Where Chris Rock Went Wrong in His Oscars Monologue

If he’d just stuck to calling out systemic racism in Hollywood, he could have held the industry accountable. Instead, he worked mainly to reinforce the status quo.

Chris Rock speaks onstage during the 88th annual Academy Awards at the Dolby Theatre in Hollywood, Calif., on Feb. 28, 2016.
Chris Rock speaks onstage during the 88th annual Academy Awards at the Dolby Theatre in Hollywood, Calif., on Feb. 28, 2016. Kevin Winter/Getty Images

In Monday’s Washington Post, Daniel Drezner praises Chris Rock’s opening monologue at Sunday’s Academy Awards ceremony as “genius.” In particular, he admires the way Rock made fun of and tamed the #OscarsSoWhite elephant in the room. But where Drezner sees the structure of Rock’s routine as a model for how politicians can criticize their own to appeal across party lines, I saw a counterexample of how clever attempts at ideological straddling often just serve to protect insiders against claims for greater equality.

What Drezner misses are the power dynamics at play. Rock, as host of the Oscars, is not analogous to George W. Bush or Barack Obama, a powerful elected official attempting to broaden his base. Rather, Rock is like a weak intermediary struggling to navigate between the conflicting demands of an insurgent subordinate group and a recalcitrant dominant group.

Rock did speak truth to power at points, cleverly drawing attention to systemic issues. He joked that if there had been a vote for Oscar host, the audience would have been stuck with Neil Patrick Harris as the emcee. He teased that Rocky’s narrative of white athletic supremacy in boxing was more like a sci-fi movie than reality. And he nailed the “In Memoriam” bit by suggesting that it would feature only black folks shot by cops on the way to the movies.

More seriously, Rock also plainly stated, “We want black actors to get the same opportunities as white actors.” With each of these jokes or comments, Rock spoke to the frustrations of those who see patterns of bias across Hollywood.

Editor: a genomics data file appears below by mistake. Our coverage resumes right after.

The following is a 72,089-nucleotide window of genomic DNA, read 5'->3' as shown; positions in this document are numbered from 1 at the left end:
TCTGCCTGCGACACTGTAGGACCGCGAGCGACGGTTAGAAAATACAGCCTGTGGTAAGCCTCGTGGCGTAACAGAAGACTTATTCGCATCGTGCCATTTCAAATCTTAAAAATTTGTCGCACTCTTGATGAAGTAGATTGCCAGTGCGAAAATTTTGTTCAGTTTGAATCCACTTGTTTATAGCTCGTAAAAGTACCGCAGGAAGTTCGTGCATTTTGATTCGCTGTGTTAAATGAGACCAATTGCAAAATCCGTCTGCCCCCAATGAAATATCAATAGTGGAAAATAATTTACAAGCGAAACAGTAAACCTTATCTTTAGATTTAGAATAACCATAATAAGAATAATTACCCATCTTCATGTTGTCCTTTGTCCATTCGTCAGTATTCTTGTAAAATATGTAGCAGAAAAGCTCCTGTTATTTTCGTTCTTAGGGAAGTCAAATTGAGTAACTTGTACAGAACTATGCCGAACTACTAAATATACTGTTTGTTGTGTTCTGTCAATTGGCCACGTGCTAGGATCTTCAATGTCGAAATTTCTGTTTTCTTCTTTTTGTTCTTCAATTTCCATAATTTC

The problem with Drezner’s argument and the rest of Rock’s routine is that the heart of the monologue didn’t just poke fun at those frustrations; it actively delegitimized them. Instead of speaking more truth, Rock kowtowed to power.

Early in the monologue, Rock quoted folks suggesting, “Chris, you should boycott. Chris, you should quit.” His response?

“How come there’s only unemployed people that tell you to quit something, you know? No one with a job ever tells you to quit.”

It’s as if Rock were channeling Donald Trump to reassure the audience that only losers boycott.

Next, Rock asked: “Why are we protesting? The big question: Why this Oscars? Why this Oscars, you know? It’s the 88th Academy Awards. It’s the 88th Academy Awards, which means this whole no-black-nominees thing has happened at least 71 other times. OK?”

Rock’s answer: “Why? Because we had real things to protest at the time, you know? We had real things to protest. You know, we’re too busy being raped and lynched to care about who won best cinematographer.”

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